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La Cucaracha the First

Edward George Earle Lytton Bulwer-Lytton knew what he was talking about. (With that many names, you’d have to, or else nobody’d get past the first syllable.) His phrase “the quiet simplicity of exquisite neatness,” while referring I believe to a gentleman’s clothing, has earned its merit in my life. Or as he may have spelled it, lyfe.

For a full week I have been lying on the couch, drinking Koolaid spiked with so much Emergen-C, it’s the texture of wet concrete. Coughing, moaning, sneezing, dribbling, shuffling, croaking. (Not THAT kind of croaking. Still here to blog, thanks.) During that week I have also begun playing a game called “Test the Cockroaches.” It consists of me, in my helpless state, leaving things on the floor for days and fearing the appearance of a roach but never mustering the energy to clean up.

I’m not a messy person. I’ve raised a few dust bunnies, but I really run a pretty tight ship. My friends always compliment me on the status of my home. And only one of my skirts has a soup stain on it. (It’s paisley, you can’t even tell!)

Nevertheless, I do live in New York. In an apartment building. And though I’m clean, I did have my first roach experience over the summer. I was eating watermelon and watching television. I left the rind sitting on a paper towel on my floor while the program finished. Shortly thereafter, my cat, James, started acting very strangely. (Which isn’t noteworthy for either of us, but well, stranger than normal…) I saw a black cockroach dart out from under the couch and onto the watermelon. James and I leapt in unison, him towards the exoskeletonic threat, me from it. I skittered into my bedroom. Then I laughed at myself, grabbed a shoe and went back. No roach in sight. Fearing to sit on the couch again, I cleaned things up and got ready for bed. James was still lurking near the couch but seemed quite frustrated at having no sign of the bug.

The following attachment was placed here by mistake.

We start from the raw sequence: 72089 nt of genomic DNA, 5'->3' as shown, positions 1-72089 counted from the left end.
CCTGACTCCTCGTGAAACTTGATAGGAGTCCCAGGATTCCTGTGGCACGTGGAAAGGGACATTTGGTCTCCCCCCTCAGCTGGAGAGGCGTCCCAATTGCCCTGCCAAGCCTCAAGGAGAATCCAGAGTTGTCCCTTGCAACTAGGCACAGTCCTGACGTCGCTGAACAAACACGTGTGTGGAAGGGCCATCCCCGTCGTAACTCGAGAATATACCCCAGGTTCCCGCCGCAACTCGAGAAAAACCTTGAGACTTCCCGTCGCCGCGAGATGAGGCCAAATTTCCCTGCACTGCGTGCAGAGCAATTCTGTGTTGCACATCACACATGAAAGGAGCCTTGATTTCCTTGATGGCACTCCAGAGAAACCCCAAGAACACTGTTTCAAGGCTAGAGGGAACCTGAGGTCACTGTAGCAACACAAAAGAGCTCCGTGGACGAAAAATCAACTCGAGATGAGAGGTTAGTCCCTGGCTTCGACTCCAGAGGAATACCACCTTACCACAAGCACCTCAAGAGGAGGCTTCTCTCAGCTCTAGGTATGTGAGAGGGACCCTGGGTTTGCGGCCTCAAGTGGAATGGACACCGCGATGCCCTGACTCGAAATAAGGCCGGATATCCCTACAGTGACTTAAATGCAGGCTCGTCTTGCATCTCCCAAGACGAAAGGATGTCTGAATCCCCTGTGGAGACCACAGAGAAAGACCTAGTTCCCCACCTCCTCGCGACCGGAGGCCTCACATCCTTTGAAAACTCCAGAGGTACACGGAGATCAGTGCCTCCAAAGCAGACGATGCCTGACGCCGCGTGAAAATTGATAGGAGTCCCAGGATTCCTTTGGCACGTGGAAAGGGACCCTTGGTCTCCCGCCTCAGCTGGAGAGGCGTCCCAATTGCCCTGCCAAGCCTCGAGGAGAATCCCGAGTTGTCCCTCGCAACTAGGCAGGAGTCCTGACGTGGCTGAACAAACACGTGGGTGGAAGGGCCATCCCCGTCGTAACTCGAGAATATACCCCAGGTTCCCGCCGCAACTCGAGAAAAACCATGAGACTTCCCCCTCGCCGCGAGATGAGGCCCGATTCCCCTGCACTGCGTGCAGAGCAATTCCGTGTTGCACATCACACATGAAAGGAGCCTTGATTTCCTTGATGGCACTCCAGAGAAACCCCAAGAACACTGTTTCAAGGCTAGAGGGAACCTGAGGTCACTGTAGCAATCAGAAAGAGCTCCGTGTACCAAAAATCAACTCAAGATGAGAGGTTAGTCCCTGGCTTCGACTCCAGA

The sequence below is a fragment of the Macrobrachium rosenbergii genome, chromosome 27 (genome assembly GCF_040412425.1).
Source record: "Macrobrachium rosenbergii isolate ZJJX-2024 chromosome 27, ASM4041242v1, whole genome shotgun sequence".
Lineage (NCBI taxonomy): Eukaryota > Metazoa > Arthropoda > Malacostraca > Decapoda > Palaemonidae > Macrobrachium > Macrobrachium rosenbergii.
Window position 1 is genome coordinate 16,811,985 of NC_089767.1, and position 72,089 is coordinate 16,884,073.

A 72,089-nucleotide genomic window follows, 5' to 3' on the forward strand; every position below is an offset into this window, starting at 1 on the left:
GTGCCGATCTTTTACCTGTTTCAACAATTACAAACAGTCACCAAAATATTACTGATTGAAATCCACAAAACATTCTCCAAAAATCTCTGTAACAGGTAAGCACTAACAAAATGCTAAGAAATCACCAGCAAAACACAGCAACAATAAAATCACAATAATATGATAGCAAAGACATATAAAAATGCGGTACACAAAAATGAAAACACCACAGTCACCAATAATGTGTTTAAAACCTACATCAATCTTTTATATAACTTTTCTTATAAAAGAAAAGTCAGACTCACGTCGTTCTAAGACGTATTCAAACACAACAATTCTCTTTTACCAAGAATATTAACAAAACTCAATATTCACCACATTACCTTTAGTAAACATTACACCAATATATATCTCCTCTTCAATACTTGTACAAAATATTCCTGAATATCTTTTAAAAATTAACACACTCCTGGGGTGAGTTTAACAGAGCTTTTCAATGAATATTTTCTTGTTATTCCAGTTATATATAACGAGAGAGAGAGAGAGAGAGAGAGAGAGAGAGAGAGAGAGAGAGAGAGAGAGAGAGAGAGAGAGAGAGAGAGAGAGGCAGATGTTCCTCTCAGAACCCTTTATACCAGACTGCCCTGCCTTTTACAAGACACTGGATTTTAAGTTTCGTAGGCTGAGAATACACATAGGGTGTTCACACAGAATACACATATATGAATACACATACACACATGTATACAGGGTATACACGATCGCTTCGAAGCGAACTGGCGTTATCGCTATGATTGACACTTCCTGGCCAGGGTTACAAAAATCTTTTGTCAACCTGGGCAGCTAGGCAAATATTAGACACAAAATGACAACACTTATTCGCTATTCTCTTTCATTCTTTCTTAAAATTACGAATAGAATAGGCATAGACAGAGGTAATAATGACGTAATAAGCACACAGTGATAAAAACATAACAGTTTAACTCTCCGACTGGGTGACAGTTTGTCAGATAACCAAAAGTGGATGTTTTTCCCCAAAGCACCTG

There was nothing left to do. I took a deep breath. I stood in the doorway of my own living room, James curled around my feet. I said, “Roach. I don’t want to hurt you. You can do whatever you want in my house, as long as I don’t see you and you don’t scare me. If that happens, I’m going to try to kill you. Ok? So keep to yourself and I won’t seek you out.” It’s the same speech I’ve been giving spiders since I was 12.

I turned on my heel and went to bed. A few hours later, I was awakened by James thumping around in the other room. I sat up, flicked on the light, sprang to the window and threw open the sash! I saw the roach zoom from the living room into the hallway and then into my bedroom. James was frantically swiping at it, while it hid in the dark space created by the door’s shadow. I got up, grabbed a shoe and together, James herded it towards me and I smashed it.

I know that it’s pretty impossible to live in New York, no matter how clean you are, and not have a few cockroaches. But in my current sick state, frankly, I’m not sure I have the energy to survive another. Edward George and his exquisite neatness be damned.


  • Baby

    February 24, 2010 at 10:31 pm

    HAHAHA! Maybe if we’d had roaches in our apt in Chicago, I wouldn’t have scars on my arms. Glad Jamesie has something to chase.

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